Cambie Street street in Vancouver, Canada

Cambie Street is a street in Vancouver, British Columbia, Canada. It is named for Henry John Cambie, chief surveyor of the Canadian Pacific Railway's western division.

The Cenotaph and the Old Courthouse

On the northern side of the square, on a plaza flanking Hastings Street, lies the Vancouver war memorial, the Victory Square Cenotaph. The cenotaph is approximately 30 feet (9.1 m) tall, and is a triangular edifice whose shape conforms to that of the square. The pillar is of Nelson Island granite engraved with suitable inscriptions, and is kept continuously banked high with wreaths of flowers and adorned with national flags.

Cenotaph "empty tomb" or monument erected in honor of a person whose remains are elsewhere

A cenotaph is an empty tomb or a monument erected in honour of a person or group of people whose remains are elsewhere. It can also be the initial tomb for a person who has since been reinterred elsewhere. Although the vast majority of cenotaphs honour individuals, many noted cenotaphs are instead dedicated to the memories of groups of individuals, such as the lost soldiers of a country or of an empire.

Nelson Island (British Columbia) island in British Columbia, Canada

Nelson Island is an island in the Sunshine Coast region of the South Coast region of British Columbia. It is surrounded by Hotham Sound, Agamemnon Channel, and Malaspina Strait. The closest communities are Pender Harbour, British Columbia and Egmont, both on the Sechelt Peninsula.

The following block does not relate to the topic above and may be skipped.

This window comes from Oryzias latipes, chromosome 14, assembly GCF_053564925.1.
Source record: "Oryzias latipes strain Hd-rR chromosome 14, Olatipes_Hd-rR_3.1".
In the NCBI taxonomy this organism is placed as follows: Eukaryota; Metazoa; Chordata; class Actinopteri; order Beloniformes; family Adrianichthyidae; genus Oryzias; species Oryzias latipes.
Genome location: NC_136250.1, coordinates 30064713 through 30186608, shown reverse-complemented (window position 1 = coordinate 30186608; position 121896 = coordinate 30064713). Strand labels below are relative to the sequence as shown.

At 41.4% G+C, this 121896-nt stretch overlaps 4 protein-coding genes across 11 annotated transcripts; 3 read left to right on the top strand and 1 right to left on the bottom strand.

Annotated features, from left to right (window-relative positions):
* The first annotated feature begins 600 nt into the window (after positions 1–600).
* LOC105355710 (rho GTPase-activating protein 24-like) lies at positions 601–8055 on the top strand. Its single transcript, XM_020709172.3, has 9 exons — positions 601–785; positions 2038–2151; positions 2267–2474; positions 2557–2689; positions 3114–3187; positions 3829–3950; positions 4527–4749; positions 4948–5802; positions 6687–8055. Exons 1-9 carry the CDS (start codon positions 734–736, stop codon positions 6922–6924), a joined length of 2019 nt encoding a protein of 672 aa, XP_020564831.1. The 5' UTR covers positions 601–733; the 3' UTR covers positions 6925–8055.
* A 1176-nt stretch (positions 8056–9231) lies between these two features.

The Cenotaph was unveiled by William Reid Owen, Mayor of Vancouver, in the presence of an assemblage of 25,000 persons; naval, military and civilian, and including the Old Contemptibles, 7th British Columbia, 29th Vancouver, 72nd Seaforths, 2nd Canadian Mounted Rifles, 47th New Westminster, and 102nd North British Columbian Battalions, C.E.F., and others, on Sunday, 27 April 1924. It was dedicated by Hon. Major the Rev. Cecil C. Owen, M.B.E., V.D., D.D., chaplain of the 29th (Vancouver) Battalion, C.E.F.

William Reid Owen Canadian mayor

William Reid Owen was the 20th mayor of Vancouver, British Columbia in 1924. He was born in Ontario and moved to Vancouver in 1899.

The British Columbia Regiment (Duke of Connaughts Own)

The British Columbia Regiment is a Primary Reserve armoured reconnaissance (recce) regiment of the Canadian Army; the regiment is subordinate to 39 Canadian Brigade Group of the 3rd Canadian Division. Established in 1883, it is the oldest military unit in Vancouver, British Columbia. It parades at the Beatty Street Drill Hall at the corner of Dunsmuir and Beatty in downtown Vancouver. The regiment has been variously designated as garrison artillery, rifles, infantry, and armoured, but has been reconnaissance since 1965. It has received 41 battle honours in its history, and has been a unit of the Royal Canadian Armoured Corps since 1942.

The Seaforth Highlanders of Canada infantry regiment of the Primary Reserve of the Canadian Army